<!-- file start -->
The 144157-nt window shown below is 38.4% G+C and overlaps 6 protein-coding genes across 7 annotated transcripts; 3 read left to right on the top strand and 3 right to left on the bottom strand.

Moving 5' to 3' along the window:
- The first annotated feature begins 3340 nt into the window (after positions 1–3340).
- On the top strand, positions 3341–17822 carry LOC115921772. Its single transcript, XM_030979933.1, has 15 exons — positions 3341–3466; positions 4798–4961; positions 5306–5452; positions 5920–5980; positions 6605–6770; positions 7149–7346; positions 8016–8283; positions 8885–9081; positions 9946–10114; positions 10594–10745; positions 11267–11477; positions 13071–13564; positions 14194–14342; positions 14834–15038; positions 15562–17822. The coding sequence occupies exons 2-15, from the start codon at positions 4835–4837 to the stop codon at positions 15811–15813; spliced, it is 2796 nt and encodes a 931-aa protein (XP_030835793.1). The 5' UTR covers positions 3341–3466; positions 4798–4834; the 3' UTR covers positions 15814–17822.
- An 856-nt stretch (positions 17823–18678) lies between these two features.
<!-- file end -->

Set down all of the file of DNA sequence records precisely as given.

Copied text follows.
The 144157-nt window shown below is 38.4% G+C and overlaps 6 protein-coding genes across 7 annotated transcripts; 3 read left to right on the top strand and 3 right to left on the bottom strand.

Moving 5' to 3' along the window:
- The first annotated feature begins 3340 nt into the window (after positions 1–3340).
- On the top strand, positions 3341–17822 carry LOC115921772. Its single transcript, XM_030979933.1, has 15 exons — positions 3341–3466; positions 4798–4961; positions 5306–5452; positions 5920–5980; positions 6605–6770; positions 7149–7346; positions 8016–8283; positions 8885–9081; positions 9946–10114; positions 10594–10745; positions 11267–11477; positions 13071–13564; positions 14194–14342; positions 14834–15038; positions 15562–17822. The coding sequence occupies exons 2-15, from the start codon at positions 4835–4837 to the stop codon at positions 15811–15813; spliced, it is 2796 nt and encodes a 931-aa protein (XP_030835793.1). The 5' UTR covers positions 3341–3466; positions 4798–4834; the 3' UTR covers positions 15814–17822.
- An 856-nt stretch (positions 17823–18678) lies between these two features.